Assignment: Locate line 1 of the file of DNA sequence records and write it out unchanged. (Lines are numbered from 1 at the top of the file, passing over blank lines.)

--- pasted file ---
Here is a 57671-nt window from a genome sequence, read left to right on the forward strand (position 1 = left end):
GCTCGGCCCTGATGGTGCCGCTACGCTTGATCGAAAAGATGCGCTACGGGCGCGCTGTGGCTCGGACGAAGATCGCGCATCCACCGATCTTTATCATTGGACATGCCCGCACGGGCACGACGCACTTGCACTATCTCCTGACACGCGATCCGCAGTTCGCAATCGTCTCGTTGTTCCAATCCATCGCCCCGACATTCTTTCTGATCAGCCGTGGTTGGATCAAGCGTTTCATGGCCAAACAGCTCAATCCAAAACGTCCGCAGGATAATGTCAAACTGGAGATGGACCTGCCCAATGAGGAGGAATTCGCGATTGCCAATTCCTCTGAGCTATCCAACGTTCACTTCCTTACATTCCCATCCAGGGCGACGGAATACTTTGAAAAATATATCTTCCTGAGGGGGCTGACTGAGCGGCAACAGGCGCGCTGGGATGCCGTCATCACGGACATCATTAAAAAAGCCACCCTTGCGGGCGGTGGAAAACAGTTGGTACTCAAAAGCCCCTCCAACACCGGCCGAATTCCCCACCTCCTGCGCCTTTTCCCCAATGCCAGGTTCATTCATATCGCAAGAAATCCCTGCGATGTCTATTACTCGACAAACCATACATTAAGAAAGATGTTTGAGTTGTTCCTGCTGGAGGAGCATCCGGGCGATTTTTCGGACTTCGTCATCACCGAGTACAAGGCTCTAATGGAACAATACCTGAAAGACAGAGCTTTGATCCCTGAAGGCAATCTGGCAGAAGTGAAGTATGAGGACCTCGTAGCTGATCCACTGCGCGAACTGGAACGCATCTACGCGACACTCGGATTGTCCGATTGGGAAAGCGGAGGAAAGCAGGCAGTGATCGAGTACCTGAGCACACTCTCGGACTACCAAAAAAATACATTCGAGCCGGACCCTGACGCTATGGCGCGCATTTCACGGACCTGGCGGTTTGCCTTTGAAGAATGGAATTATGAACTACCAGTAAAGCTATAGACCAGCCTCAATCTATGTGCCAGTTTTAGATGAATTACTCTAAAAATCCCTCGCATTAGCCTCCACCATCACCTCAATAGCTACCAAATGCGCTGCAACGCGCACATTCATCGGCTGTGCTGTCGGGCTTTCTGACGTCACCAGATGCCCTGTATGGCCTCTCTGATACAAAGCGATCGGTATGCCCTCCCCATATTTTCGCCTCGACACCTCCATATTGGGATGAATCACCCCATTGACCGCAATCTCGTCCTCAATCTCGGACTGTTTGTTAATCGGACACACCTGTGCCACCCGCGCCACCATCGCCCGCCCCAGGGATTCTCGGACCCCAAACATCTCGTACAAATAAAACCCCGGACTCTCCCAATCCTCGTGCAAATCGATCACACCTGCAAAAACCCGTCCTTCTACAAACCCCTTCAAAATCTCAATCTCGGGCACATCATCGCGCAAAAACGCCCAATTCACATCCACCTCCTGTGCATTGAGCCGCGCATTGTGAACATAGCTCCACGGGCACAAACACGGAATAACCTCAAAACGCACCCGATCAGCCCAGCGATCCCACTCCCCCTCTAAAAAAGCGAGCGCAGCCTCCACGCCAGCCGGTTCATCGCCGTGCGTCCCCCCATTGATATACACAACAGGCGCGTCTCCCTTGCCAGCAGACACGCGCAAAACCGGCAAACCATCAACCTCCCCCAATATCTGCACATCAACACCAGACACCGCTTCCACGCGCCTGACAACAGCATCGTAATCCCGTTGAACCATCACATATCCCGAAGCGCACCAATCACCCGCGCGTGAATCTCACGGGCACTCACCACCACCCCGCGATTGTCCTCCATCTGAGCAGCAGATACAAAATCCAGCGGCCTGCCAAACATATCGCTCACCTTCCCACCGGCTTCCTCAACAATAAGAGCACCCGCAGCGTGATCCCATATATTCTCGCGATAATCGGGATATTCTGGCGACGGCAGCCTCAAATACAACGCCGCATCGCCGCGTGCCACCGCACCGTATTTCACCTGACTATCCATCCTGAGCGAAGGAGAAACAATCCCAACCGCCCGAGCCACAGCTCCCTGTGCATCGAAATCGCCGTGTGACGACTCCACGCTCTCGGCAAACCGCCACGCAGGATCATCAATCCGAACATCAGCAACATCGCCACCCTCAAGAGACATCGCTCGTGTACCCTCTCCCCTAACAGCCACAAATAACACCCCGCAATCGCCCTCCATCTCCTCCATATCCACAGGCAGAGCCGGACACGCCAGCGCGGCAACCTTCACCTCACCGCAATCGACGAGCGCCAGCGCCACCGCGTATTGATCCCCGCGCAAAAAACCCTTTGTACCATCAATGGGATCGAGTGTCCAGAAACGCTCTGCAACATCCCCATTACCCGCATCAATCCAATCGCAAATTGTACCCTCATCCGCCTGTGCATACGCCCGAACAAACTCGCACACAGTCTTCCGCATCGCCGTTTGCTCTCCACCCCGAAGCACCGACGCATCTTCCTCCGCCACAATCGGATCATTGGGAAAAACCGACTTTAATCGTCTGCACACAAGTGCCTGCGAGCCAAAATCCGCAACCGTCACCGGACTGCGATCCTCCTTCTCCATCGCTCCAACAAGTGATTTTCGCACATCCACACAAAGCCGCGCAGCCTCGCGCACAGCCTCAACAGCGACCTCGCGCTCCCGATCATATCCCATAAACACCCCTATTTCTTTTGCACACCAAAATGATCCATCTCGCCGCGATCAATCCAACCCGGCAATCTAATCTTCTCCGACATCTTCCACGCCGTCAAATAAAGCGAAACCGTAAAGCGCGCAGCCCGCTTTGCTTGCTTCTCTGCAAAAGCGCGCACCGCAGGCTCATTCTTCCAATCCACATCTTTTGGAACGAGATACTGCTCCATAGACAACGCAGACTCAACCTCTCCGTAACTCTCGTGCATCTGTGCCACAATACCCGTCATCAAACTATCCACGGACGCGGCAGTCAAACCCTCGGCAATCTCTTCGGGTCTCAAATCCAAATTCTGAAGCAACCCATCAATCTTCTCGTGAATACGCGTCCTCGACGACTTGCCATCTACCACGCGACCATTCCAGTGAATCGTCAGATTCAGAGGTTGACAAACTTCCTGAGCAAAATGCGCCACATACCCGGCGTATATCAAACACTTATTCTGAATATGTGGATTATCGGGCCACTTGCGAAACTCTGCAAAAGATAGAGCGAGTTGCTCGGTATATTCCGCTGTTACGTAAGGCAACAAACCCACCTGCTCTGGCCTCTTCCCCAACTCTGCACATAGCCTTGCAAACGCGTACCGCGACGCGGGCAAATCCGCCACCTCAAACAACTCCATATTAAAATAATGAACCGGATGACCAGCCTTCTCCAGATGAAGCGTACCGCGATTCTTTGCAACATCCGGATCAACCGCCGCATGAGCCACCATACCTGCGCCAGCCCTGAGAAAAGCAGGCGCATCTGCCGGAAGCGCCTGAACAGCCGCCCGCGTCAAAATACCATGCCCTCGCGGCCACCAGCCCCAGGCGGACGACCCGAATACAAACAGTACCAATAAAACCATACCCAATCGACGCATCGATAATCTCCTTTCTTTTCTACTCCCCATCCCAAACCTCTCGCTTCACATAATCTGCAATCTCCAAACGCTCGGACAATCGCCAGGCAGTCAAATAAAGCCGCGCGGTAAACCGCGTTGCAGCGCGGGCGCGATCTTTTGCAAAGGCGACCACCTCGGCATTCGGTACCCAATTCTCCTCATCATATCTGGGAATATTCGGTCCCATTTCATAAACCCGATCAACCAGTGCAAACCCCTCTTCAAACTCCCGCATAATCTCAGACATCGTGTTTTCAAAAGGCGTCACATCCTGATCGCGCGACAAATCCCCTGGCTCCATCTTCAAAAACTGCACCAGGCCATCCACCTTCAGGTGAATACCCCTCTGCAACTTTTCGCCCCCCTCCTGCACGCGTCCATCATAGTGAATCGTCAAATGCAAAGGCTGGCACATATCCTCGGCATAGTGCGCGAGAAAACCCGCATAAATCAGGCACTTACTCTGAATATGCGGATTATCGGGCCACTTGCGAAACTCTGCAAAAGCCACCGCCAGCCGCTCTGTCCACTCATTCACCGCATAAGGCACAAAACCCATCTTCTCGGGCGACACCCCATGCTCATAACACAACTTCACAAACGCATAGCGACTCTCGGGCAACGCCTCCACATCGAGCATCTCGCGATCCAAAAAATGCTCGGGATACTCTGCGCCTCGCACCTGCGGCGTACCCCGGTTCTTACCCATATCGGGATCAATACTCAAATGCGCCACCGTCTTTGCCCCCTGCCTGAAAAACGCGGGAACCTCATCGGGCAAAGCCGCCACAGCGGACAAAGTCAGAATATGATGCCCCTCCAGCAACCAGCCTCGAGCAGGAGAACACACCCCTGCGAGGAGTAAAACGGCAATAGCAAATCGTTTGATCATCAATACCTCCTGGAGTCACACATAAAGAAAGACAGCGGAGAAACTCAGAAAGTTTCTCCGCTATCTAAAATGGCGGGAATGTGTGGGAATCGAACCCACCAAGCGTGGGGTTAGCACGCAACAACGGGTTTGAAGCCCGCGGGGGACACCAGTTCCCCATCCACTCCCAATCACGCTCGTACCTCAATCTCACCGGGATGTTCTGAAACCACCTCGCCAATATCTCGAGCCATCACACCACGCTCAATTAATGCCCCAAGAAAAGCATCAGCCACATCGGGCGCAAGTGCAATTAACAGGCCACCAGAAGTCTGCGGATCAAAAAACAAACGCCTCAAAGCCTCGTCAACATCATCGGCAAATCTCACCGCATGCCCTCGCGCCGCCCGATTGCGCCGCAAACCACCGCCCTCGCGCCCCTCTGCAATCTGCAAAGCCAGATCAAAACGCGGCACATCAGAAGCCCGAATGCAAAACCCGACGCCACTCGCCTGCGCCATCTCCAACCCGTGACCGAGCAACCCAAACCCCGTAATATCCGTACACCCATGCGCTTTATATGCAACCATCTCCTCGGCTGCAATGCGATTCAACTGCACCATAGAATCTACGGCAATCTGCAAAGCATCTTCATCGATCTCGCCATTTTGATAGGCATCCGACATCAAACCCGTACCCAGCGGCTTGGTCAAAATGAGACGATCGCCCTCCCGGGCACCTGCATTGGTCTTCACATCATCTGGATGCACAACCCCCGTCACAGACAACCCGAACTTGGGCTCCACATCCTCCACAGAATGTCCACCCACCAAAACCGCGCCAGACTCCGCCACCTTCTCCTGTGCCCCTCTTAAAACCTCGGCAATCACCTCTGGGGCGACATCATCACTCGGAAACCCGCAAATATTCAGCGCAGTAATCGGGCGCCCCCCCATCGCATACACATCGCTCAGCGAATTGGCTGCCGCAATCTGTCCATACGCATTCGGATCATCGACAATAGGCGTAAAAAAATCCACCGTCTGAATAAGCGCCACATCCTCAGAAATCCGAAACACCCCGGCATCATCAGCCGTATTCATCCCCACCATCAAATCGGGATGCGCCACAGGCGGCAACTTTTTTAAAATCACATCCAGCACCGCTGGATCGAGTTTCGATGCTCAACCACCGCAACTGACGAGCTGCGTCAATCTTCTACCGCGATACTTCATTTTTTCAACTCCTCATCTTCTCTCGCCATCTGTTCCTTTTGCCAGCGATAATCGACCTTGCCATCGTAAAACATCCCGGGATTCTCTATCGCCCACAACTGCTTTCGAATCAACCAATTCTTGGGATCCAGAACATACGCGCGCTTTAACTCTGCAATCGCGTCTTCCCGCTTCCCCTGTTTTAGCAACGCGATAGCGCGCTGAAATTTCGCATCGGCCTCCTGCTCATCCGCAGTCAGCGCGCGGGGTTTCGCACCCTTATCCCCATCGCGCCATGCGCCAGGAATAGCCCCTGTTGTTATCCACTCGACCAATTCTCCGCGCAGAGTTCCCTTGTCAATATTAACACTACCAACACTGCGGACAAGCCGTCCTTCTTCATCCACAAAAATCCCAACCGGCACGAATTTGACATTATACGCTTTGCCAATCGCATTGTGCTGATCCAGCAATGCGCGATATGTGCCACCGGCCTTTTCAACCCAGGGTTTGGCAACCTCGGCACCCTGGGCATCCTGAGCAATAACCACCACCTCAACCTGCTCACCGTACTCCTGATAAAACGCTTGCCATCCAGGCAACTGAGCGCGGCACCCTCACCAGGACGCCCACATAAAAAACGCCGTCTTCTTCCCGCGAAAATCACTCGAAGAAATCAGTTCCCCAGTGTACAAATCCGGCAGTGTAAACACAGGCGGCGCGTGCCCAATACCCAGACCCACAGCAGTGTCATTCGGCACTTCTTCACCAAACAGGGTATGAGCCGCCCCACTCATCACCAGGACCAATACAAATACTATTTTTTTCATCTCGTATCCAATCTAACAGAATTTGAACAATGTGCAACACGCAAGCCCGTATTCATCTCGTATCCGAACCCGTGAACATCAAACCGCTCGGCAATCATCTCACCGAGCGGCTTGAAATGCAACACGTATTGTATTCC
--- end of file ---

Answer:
Here is a 57671-nt window from a genome sequence, read left to right on the forward strand (position 1 = left end):